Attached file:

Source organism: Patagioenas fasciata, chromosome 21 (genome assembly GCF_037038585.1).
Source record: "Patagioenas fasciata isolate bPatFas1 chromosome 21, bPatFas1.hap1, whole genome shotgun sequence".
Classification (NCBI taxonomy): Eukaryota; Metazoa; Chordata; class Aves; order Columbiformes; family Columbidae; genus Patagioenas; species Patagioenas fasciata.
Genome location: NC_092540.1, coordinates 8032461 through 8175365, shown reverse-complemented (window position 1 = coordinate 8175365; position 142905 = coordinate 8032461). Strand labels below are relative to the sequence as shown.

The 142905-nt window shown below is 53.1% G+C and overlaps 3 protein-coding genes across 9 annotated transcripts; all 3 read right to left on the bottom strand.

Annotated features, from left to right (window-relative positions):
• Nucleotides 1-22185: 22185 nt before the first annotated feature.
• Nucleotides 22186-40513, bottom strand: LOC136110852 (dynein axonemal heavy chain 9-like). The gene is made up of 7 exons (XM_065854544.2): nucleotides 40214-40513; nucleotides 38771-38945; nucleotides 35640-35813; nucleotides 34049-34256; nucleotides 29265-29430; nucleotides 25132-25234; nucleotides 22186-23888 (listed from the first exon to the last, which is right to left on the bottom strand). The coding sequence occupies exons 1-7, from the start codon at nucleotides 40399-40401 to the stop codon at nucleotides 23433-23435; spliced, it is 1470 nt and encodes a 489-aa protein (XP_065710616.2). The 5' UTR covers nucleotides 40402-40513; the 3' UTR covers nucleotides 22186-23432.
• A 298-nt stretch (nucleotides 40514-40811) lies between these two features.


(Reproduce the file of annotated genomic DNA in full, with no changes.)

Source organism: Patagioenas fasciata, chromosome 21 (genome assembly GCF_037038585.1).
Source record: "Patagioenas fasciata isolate bPatFas1 chromosome 21, bPatFas1.hap1, whole genome shotgun sequence".
Classification (NCBI taxonomy): Eukaryota; Metazoa; Chordata; class Aves; order Columbiformes; family Columbidae; genus Patagioenas; species Patagioenas fasciata.
Genome location: NC_092540.1, coordinates 8032461 through 8175365, shown reverse-complemented (window position 1 = coordinate 8175365; position 142905 = coordinate 8032461). Strand labels below are relative to the sequence as shown.

The 142905-nt window shown below is 53.1% G+C and overlaps 3 protein-coding genes across 9 annotated transcripts; all 3 read right to left on the bottom strand.

Annotated features, from left to right (window-relative positions):
• Nucleotides 1-22185: 22185 nt before the first annotated feature.
• Nucleotides 22186-40513, bottom strand: LOC136110852 (dynein axonemal heavy chain 9-like). The gene is made up of 7 exons (XM_065854544.2): nucleotides 40214-40513; nucleotides 38771-38945; nucleotides 35640-35813; nucleotides 34049-34256; nucleotides 29265-29430; nucleotides 25132-25234; nucleotides 22186-23888 (listed from the first exon to the last, which is right to left on the bottom strand). The coding sequence occupies exons 1-7, from the start codon at nucleotides 40399-40401 to the stop codon at nucleotides 23433-23435; spliced, it is 1470 nt and encodes a 489-aa protein (XP_065710616.2). The 5' UTR covers nucleotides 40402-40513; the 3' UTR covers nucleotides 22186-23432.
• A 298-nt stretch (nucleotides 40514-40811) lies between these two features.